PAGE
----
Brain tumours in cats

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We recently had a cat that died from a brain tumour. It was very upsetting and although the vets did their best the proccess of diagnosing the porblem was prolonged and expensive.

Max is the cat at the top right of my profile photo. His brother is called Bags and although obviously misses Max he is doing well.

Here is our advise:-

Your cat may start to show signs of changes in behaviour, becoming quieter and less playful.

Later on you may notice that your cat has developed hearing and sight problems.

He may start to be more vocal and walk in circles as if not knowing where he is.

This is often when you first notice things.

Take your cat to the vet and say exactly what is happening. Give as much detail as possible even if you don`t think it important. This will help the vet understand your cats normal behaviour as well as what is happening now.

Research the internet as there are many other possible problems ranging from dementia, yes cats get that to, strokes and a vitimin deficiency caused by feeding cats raw fish. Especialy tinned tuna.

Your cat may start to have fits which although destressing to watch are not life threatening.

Your vet will take blood tests but my advise is to ask for a full blood work up right at the start, otherwise 2-3 tests may be needed and that can be expensive.

In the end the only true diagnostic tool is an MRI scan which is hugely expensive and your pet insurance may not cover the cost.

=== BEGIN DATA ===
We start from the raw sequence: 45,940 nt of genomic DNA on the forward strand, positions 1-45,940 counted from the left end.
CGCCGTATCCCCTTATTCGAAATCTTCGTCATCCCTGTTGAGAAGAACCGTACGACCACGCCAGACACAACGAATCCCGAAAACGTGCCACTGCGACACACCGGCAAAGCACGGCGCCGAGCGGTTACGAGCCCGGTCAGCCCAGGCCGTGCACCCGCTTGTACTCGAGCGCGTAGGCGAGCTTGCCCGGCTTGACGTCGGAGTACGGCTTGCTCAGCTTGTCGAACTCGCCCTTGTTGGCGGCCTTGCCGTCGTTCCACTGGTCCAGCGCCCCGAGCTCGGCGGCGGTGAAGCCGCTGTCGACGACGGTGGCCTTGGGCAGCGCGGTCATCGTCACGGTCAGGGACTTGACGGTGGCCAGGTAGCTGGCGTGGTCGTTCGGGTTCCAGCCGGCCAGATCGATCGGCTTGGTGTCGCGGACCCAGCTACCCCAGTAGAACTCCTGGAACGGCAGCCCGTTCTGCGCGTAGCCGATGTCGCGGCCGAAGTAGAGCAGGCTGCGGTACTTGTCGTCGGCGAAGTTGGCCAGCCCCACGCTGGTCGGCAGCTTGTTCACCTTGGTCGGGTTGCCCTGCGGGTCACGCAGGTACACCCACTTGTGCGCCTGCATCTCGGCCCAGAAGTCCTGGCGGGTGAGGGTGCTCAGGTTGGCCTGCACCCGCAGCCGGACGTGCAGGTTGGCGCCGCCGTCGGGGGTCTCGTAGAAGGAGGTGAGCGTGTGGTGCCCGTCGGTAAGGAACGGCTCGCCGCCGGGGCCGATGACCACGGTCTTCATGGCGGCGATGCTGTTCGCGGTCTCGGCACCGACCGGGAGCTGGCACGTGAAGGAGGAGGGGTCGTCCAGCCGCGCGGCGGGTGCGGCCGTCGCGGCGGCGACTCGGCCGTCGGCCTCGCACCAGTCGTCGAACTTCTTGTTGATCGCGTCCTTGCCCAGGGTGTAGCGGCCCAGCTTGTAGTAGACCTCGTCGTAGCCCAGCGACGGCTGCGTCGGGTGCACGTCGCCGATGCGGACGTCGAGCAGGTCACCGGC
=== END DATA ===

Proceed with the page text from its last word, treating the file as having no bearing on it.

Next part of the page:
If diagnosed surgery is usualy the only option and again this is hugely expensive with no real prospect of a full recovery.

After much research we established that our cat had a tumour and after some expensive blood tests the vet agreed. He also talked about the costs of a scan and treatment and suggested it would not be worth the cost as the prognosis was poor.

Max, the cat died in his sleep 2 weeks later and did not seem to sufer in the end.

I hope this little guide helps those of you who think something has changed with your cat.

Remember there are lots of other possible problems but be prepared for the worst as tumours are not uncommon.

As cats are kept in doors more these days research is helping to establish illnesses such as dementia in cats.

Do your research on the web and be prepared.

Most of all love your cat and even though he may not show it, giving him cuddles and human contact will help comfort him.

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